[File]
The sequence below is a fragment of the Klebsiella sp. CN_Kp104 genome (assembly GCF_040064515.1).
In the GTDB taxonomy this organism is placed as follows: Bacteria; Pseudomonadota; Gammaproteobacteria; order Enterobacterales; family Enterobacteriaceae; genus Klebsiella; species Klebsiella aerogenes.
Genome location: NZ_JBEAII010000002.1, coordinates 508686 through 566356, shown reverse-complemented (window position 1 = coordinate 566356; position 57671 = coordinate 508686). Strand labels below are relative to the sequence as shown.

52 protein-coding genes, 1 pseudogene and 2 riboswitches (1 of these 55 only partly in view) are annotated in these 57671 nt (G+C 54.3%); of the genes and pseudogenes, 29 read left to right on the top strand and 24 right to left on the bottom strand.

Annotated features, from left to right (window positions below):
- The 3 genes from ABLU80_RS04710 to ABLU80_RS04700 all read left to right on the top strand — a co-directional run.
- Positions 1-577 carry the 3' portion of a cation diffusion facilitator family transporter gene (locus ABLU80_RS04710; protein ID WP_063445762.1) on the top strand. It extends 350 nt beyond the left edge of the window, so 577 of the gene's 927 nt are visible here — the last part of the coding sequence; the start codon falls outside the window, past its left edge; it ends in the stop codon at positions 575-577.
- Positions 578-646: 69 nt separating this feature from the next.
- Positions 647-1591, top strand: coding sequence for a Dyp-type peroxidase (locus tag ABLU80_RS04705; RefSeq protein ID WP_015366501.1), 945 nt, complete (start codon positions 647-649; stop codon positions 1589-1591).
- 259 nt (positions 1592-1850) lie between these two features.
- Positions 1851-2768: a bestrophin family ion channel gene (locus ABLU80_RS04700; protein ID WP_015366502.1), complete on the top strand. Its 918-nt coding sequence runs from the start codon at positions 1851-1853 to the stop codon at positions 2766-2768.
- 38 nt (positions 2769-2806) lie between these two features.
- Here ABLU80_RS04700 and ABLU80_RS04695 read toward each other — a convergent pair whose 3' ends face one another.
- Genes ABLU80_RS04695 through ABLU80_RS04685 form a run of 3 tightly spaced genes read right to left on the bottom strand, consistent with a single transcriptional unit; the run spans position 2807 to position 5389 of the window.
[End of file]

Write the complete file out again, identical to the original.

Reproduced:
The sequence below is a fragment of the Klebsiella sp. CN_Kp104 genome (assembly GCF_040064515.1).
In the GTDB taxonomy this organism is placed as follows: Bacteria; Pseudomonadota; Gammaproteobacteria; order Enterobacterales; family Enterobacteriaceae; genus Klebsiella; species Klebsiella aerogenes.
Genome location: NZ_JBEAII010000002.1, coordinates 508686 through 566356, shown reverse-complemented (window position 1 = coordinate 566356; position 57671 = coordinate 508686). Strand labels below are relative to the sequence as shown.

52 protein-coding genes, 1 pseudogene and 2 riboswitches (1 of these 55 only partly in view) are annotated in these 57671 nt (G+C 54.3%); of the genes and pseudogenes, 29 read left to right on the top strand and 24 right to left on the bottom strand.

Annotated features, from left to right (window positions below):
- The 3 genes from ABLU80_RS04710 to ABLU80_RS04700 all read left to right on the top strand — a co-directional run.
- Positions 1-577 carry the 3' portion of a cation diffusion facilitator family transporter gene (locus ABLU80_RS04710; protein ID WP_063445762.1) on the top strand. It extends 350 nt beyond the left edge of the window, so 577 of the gene's 927 nt are visible here — the last part of the coding sequence; the start codon falls outside the window, past its left edge; it ends in the stop codon at positions 575-577.
- Positions 578-646: 69 nt separating this feature from the next.
- Positions 647-1591, top strand: coding sequence for a Dyp-type peroxidase (locus tag ABLU80_RS04705; RefSeq protein ID WP_015366501.1), 945 nt, complete (start codon positions 647-649; stop codon positions 1589-1591).
- 259 nt (positions 1592-1850) lie between these two features.
- Positions 1851-2768: a bestrophin family ion channel gene (locus ABLU80_RS04700; protein ID WP_015366502.1), complete on the top strand. Its 918-nt coding sequence runs from the start codon at positions 1851-1853 to the stop codon at positions 2766-2768.
- 38 nt (positions 2769-2806) lie between these two features.
- Here ABLU80_RS04700 and ABLU80_RS04695 read toward each other — a convergent pair whose 3' ends face one another.
- Genes ABLU80_RS04695 through ABLU80_RS04685 form a run of 3 tightly spaced genes read right to left on the bottom strand, consistent with a single transcriptional unit; the run spans position 2807 to position 5389 of the window.